Inherent Vice

 

Inherent Vice is an enjoyable mess from director/writer Paul Thomas Anderson. The plot is secondary to the film’s characters and the amusing things they do and say.

It’s 1970. Doc Sportello (Joaquin Phoenix) is a longhaired pot-smoking hippie L.A. private detective who gets a surprise visit from old girlfriend Shasta (Katherine Waterston). Her newest flame, it turns out, is a married guy whose wife and the wife’s boyfriend are trying to get him out of the picture to get his money. Shasta wants Doc to find out what’s up.

The missing boyfriend is sleazy real estate developer Michael Wolfman (Eric Roberts) whose latest project is a subdivision ridiculously located next to L.A.’s concrete irrigation canal. When Doc goes to check it out, he finds a massage parlor where the menu of services is clearly posted on the wall.

The story brings in many players including LAPD Lieutenant Christian “Bigfoot” Bjornsen (James Brolin) who has some hilarious moments onscreen. His enjoyment of chocolate covered bananas provides some of Inherent Vice’s humor.

Also in the cast is Martin Short as Dr. Rudy Blatnoyd, a dentist who is handling money for other dentists in a company called the Golden Fang. Benecio Del Toro appears as Doc’s attorney. Reese Witherspoon plays an assistant D.A. who is another of Doc’s gal pals. Owen Wilson is Coy Harlingen, a musician with shady connections. Maya Rudolph has a role as a receptionist with the colorful name Petunia Leeway.

The narrative goes in many directions and brings in even more characters than those I’ve mentioned. My son described Inherent Vice as Tinker, Tailor, Soldier, Spy for stoners. That sounds about right.

Inherent Vice, despite its too many plot elements has a charm not unlike that of The Big Lebowski. While it’s doubtful that IV might attain similar cult status, it provides a fun take on a time and a place. If Anderson is willing to share his characters and setting with a developer, I’d love to see an Inherent Vice TV series. Either in the more permissive setting of cable or the more restrictive arena of over-the-air TV, it just might work.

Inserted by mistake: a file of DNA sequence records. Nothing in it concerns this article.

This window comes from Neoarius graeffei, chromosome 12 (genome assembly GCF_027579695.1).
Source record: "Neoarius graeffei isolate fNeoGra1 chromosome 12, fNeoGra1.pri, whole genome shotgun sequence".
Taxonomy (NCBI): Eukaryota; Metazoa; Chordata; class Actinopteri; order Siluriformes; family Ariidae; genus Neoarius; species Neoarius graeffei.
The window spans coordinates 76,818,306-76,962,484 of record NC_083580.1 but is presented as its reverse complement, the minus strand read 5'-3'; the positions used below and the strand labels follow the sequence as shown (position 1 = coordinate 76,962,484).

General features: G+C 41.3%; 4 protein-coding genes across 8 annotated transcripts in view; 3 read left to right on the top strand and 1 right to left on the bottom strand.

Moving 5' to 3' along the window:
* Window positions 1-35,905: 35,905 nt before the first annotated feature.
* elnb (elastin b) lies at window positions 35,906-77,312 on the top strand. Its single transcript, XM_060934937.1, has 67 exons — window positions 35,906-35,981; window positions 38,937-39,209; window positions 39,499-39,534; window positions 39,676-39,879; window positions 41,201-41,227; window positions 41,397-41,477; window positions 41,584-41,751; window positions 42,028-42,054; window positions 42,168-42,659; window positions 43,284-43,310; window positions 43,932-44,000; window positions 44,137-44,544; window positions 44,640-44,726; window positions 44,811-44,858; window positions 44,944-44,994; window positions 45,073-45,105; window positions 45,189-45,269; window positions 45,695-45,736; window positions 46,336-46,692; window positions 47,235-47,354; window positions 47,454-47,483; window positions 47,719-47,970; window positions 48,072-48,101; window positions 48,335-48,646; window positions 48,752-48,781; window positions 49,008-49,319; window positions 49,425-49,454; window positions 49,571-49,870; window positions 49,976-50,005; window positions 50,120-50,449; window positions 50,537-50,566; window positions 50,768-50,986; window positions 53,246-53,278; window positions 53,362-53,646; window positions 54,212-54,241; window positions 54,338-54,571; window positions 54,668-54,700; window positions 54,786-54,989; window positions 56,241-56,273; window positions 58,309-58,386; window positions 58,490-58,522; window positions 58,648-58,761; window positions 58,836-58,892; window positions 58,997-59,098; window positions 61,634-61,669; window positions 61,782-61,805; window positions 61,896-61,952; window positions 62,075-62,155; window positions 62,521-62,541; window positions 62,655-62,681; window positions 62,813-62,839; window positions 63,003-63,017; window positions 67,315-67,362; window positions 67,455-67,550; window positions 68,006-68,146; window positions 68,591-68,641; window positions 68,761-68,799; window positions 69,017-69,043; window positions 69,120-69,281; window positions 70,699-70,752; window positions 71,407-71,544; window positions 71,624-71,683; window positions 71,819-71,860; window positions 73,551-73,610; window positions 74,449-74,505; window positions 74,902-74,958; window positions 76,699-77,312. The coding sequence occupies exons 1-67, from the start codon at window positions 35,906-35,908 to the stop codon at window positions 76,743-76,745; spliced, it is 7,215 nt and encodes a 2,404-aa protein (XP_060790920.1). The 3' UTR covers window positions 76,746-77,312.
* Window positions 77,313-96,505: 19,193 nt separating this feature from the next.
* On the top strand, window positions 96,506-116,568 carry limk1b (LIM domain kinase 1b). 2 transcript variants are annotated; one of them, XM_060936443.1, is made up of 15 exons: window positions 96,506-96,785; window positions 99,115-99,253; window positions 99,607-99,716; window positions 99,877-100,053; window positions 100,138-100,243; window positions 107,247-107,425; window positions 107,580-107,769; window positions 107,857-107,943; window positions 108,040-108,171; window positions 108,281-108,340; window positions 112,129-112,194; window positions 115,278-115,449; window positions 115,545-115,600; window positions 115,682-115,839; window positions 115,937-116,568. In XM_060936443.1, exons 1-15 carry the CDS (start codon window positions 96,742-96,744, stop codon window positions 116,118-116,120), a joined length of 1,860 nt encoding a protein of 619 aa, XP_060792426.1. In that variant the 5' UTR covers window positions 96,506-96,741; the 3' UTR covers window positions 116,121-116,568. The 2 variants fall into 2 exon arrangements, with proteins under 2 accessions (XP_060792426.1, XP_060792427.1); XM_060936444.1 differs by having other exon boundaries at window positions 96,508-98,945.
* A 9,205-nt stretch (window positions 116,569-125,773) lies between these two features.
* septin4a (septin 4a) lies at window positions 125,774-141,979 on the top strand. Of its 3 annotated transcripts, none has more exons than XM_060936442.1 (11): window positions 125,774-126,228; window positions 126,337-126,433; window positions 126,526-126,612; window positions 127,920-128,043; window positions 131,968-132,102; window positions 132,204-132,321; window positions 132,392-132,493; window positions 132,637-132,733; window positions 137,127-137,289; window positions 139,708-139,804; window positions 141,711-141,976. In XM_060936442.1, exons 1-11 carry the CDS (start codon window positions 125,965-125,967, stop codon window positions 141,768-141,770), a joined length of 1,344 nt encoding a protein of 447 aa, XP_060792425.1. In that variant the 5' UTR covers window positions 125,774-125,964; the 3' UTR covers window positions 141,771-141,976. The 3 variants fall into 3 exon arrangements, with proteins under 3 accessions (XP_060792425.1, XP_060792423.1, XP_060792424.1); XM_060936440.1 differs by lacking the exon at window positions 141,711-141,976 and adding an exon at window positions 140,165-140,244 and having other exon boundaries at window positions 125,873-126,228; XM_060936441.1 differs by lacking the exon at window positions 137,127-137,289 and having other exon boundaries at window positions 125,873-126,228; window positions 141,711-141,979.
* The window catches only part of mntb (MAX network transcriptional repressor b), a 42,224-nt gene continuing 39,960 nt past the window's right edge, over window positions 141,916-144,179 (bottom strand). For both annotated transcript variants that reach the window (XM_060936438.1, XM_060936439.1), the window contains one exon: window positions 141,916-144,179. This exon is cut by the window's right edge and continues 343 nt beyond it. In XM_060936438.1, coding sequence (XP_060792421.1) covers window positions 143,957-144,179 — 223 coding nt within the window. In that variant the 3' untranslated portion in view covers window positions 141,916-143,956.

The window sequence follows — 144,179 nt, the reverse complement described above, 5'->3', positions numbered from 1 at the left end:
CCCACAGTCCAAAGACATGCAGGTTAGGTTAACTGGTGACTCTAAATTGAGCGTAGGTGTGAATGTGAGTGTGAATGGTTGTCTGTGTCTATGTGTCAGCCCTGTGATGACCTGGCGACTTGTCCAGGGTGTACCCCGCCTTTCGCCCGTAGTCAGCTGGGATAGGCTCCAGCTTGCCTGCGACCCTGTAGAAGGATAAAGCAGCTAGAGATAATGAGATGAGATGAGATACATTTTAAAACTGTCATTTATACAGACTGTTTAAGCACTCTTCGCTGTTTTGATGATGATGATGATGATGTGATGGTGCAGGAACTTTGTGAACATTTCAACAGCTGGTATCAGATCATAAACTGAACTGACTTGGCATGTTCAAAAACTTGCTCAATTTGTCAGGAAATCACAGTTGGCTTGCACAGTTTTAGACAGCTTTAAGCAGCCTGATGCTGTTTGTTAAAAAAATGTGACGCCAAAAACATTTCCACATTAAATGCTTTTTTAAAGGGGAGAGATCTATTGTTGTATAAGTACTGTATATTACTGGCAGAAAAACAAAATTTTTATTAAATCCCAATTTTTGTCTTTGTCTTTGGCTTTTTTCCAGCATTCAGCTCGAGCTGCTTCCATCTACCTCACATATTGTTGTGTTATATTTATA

Savages

Good and evil—sometimes the lines get blurred.

Two good-looking guys who are big buds also grow big buds. In fact, their pot is so potent that a Mexican drug gang wants to distribute their product. The two men, played by Taylor Kitsch and Aaron Johnson, are such good friends that they share a gorgeous blonde girlfriend, played by Blake Lively.

These two drug dealers are the apparent good guys. Sure, they are committing felonies on a daily basis, but they are also sending money to Africa and Asia to help poor kids and they provide their killer weed to a crooked DEA agent (played by John Travolta) whose wife who is in pain, dying from cancer.

Then you have the Mexicans who are the apparent bad guys. The Mexicans include Benicio Del Toro and Salma Hayek. We are introduced to them via a gruesome decapitation video. They torture people, they shoot people, they kidnap people. Worst of all, they refuse to negotiate. Their offer to our “good guys” is a “take it or leave it.” When the good guys leave it, the bad guys kidnap the blonde.

That’s when things get really ugly. That’s when good goes bad. That’s when bad, well, doesn’t exactly go good, but shows some human emotion.

Director Oliver Stone’s depictions of violence are direct: sadistic, brutal, and bloody. And they are more realistic that the stylized scenes of violence in a Tarentino film.

In “Savages,” the story we see and the changes the characters undergo are really more important than the film’s ultimate conclusion. If you like a good action film and can handle some violence and gore, take a deep hit of “Savages,” get Oliver Stoned and enjoy the buzz.